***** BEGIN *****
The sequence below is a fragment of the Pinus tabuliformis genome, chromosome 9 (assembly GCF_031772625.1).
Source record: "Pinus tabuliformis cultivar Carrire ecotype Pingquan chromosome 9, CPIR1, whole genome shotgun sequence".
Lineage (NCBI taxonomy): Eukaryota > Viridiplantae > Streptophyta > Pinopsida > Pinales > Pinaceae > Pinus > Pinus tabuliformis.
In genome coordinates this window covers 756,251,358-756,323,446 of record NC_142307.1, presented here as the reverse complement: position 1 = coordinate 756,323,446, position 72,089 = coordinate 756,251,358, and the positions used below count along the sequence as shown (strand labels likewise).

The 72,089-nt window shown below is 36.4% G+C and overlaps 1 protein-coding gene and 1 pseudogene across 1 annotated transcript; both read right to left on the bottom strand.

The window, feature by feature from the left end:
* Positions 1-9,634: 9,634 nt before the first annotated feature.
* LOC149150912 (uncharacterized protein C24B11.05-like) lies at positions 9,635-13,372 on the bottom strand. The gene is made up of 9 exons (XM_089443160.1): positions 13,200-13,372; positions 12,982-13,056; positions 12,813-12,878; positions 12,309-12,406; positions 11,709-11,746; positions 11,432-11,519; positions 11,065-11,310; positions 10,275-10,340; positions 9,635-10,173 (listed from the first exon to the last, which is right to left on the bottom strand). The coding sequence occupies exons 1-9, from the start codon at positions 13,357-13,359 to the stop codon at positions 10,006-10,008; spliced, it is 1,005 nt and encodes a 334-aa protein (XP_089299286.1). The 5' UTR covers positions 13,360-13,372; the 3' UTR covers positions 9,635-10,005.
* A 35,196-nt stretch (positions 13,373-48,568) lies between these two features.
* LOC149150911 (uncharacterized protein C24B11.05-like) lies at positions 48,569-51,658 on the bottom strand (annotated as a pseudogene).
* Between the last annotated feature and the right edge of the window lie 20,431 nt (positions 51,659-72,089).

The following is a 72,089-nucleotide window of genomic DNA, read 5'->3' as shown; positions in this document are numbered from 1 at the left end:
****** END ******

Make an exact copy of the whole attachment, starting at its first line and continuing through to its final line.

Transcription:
The sequence below is a fragment of the Pinus tabuliformis genome, chromosome 9 (assembly GCF_031772625.1).
Source record: "Pinus tabuliformis cultivar Carrire ecotype Pingquan chromosome 9, CPIR1, whole genome shotgun sequence".
Lineage (NCBI taxonomy): Eukaryota > Viridiplantae > Streptophyta > Pinopsida > Pinales > Pinaceae > Pinus > Pinus tabuliformis.
In genome coordinates this window covers 756,251,358-756,323,446 of record NC_142307.1, presented here as the reverse complement: position 1 = coordinate 756,323,446, position 72,089 = coordinate 756,251,358, and the positions used below count along the sequence as shown (strand labels likewise).

The 72,089-nt window shown below is 36.4% G+C and overlaps 1 protein-coding gene and 1 pseudogene across 1 annotated transcript; both read right to left on the bottom strand.

The window, feature by feature from the left end:
* Positions 1-9,634: 9,634 nt before the first annotated feature.
* LOC149150912 (uncharacterized protein C24B11.05-like) lies at positions 9,635-13,372 on the bottom strand. The gene is made up of 9 exons (XM_089443160.1): positions 13,200-13,372; positions 12,982-13,056; positions 12,813-12,878; positions 12,309-12,406; positions 11,709-11,746; positions 11,432-11,519; positions 11,065-11,310; positions 10,275-10,340; positions 9,635-10,173 (listed from the first exon to the last, which is right to left on the bottom strand). The coding sequence occupies exons 1-9, from the start codon at positions 13,357-13,359 to the stop codon at positions 10,006-10,008; spliced, it is 1,005 nt and encodes a 334-aa protein (XP_089299286.1). The 5' UTR covers positions 13,360-13,372; the 3' UTR covers positions 9,635-10,005.
* A 35,196-nt stretch (positions 13,373-48,568) lies between these two features.
* LOC149150911 (uncharacterized protein C24B11.05-like) lies at positions 48,569-51,658 on the bottom strand (annotated as a pseudogene).
* Between the last annotated feature and the right edge of the window lie 20,431 nt (positions 51,659-72,089).

The following is a 72,089-nucleotide window of genomic DNA, read 5'->3' as shown; positions in this document are numbered from 1 at the left end: